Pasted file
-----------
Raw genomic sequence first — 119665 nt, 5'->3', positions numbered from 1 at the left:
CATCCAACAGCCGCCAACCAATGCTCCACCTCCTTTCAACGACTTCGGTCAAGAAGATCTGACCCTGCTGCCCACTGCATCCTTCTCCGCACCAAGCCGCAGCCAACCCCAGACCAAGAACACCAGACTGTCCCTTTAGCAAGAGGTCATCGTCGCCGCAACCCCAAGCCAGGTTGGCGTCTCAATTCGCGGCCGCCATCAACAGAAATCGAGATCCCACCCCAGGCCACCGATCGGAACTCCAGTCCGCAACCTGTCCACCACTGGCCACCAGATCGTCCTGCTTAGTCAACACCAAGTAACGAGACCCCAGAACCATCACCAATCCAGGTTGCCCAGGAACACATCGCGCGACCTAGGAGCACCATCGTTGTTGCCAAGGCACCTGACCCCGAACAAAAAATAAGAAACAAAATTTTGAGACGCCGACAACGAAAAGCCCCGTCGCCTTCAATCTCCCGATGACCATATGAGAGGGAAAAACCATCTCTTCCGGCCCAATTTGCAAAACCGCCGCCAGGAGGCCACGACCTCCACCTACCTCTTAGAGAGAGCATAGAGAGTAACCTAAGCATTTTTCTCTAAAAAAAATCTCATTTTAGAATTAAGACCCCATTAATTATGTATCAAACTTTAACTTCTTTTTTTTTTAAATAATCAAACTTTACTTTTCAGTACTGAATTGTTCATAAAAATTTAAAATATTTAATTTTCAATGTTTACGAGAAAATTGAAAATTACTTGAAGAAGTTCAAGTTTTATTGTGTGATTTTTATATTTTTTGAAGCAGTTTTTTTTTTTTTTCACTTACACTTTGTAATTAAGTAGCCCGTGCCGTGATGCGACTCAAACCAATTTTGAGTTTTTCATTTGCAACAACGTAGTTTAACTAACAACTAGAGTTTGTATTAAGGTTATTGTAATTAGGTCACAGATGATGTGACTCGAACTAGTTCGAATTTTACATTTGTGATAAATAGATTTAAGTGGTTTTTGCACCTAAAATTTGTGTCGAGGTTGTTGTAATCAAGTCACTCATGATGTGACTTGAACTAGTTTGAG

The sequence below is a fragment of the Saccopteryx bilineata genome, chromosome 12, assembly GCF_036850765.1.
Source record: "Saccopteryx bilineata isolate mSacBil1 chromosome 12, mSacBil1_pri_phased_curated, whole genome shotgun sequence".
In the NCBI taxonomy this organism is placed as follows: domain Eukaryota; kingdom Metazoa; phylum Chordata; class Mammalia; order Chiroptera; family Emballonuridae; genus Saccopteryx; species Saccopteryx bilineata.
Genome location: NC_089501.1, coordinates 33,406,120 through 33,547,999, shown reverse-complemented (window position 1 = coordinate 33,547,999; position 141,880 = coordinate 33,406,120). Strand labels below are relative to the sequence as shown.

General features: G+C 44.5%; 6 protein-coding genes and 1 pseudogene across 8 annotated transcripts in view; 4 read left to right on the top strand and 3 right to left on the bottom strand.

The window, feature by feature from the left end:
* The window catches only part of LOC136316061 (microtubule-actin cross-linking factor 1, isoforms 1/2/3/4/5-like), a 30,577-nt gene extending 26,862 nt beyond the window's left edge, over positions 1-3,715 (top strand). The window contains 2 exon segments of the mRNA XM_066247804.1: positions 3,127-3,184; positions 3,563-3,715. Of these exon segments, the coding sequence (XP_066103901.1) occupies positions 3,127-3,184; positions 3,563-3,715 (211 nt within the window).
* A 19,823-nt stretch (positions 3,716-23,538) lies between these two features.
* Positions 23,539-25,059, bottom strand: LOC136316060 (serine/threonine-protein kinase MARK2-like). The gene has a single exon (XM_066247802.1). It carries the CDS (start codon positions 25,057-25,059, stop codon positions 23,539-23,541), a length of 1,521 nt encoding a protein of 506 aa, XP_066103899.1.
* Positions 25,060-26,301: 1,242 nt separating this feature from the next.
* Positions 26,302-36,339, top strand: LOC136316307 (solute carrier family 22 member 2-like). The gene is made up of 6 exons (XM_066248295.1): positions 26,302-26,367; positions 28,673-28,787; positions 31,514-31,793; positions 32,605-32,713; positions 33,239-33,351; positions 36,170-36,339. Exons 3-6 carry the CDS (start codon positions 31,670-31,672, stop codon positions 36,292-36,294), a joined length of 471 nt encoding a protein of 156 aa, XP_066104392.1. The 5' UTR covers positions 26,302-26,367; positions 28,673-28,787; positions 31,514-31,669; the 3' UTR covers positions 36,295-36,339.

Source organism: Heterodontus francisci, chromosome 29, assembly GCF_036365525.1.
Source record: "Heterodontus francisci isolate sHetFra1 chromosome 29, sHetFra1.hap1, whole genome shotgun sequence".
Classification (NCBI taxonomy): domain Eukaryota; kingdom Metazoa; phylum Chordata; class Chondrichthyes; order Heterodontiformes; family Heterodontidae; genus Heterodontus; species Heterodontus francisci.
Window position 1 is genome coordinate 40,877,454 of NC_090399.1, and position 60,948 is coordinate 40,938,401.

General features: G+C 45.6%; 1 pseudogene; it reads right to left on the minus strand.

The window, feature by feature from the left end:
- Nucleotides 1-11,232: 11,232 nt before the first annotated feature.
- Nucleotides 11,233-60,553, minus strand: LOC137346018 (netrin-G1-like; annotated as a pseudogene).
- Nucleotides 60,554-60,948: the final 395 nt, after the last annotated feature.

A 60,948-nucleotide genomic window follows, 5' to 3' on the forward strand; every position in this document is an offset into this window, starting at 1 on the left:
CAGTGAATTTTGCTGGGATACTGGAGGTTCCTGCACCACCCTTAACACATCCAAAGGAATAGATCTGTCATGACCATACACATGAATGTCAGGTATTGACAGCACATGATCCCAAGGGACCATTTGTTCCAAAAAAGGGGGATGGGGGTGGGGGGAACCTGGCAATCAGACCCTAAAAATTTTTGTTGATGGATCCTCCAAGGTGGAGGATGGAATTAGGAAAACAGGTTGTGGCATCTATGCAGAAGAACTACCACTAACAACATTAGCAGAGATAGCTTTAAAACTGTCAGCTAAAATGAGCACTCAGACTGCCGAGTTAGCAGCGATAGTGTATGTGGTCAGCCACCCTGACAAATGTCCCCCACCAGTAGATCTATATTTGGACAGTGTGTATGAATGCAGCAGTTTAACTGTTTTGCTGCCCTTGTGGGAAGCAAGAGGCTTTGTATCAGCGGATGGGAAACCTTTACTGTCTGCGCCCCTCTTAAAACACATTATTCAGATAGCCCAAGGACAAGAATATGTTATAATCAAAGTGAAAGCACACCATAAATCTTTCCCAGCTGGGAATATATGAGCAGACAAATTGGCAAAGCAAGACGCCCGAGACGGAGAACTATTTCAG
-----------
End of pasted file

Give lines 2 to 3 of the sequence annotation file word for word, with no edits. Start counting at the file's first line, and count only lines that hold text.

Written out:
CATCCAACAGCCGCCAACCAATGCTCCACCTCCTTTCAACGACTTCGGTCAAGAAGATCTGACCCTGCTGCCCACTGCATCCTTCTCCGCACCAAGCCGCAGCCAACCCCAGACCAAGAACACCAGACTGTCCCTTTAGCAAGAGGTCATCGTCGCCGCAACCCCAAGCCAGGTTGGCGTCTCAATTCGCGGCCGCCATCAACAGAAATCGAGATCCCACCCCAGGCCACCGATCGGAACTCCAGTCCGCAACCTGTCCACCACTGGCCACCAGATCGTCCTGCTTAGTCAACACCAAGTAACGAGACCCCAGAACCATCACCAATCCAGGTTGCCCAGGAACACATCGCGCGACCTAGGAGCACCATCGTTGTTGCCAAGGCACCTGACCCCGAACAAAAAATAAGAAACAAAATTTTGAGACGCCGACAACGAAAAGCCCCGTCGCCTTCAATCTCCCGATGACCATATGAGAGGGAAAAACCATCTCTTCCGGCCCAATTTGCAAAACCGCCGCCAGGAGGCCACGACCTCCACCTACCTCTTAGAGAGAGCATAGAGAGTAACCTAAGCATTTTTCTCTAAAAAAAATCTCATTTTAGAATTAAGACCCCATTAATTATGTATCAAACTTTAACTTCTTTTTTTTTTAAATAATCAAACTTTACTTTTCAGTACTGAATTGTTCATAAAAATTTAAAATATTTAATTTTCAATGTTTACGAGAAAATTGAAAATTACTTGAAGAAGTTCAAGTTTTATTGTGTGATTTTTATATTTTTTGAAGCAGTTTTTTTTTTTTTTCACTTACACTTTGTAATTAAGTAGCCCGTGCCGTGATGCGACTCAAACCAATTTTGAGTTTTTCATTTGCAACAACGTAGTTTAACTAACAACTAGAGTTTGTATTAAGGTTATTGTAATTAGGTCACAGATGATGTGACTCGAACTAGTTCGAATTTTACATTTGTGATAAATAGATTTAAGTGGTTTTTGCACCTAAAATTTGTGTCGAGGTTGTTGTAATCAAGTCACTCATGATGTGACTTGAACTAGTTTGAG

The sequence below is a fragment of the Saccopteryx bilineata genome, chromosome 12, assembly GCF_036850765.1.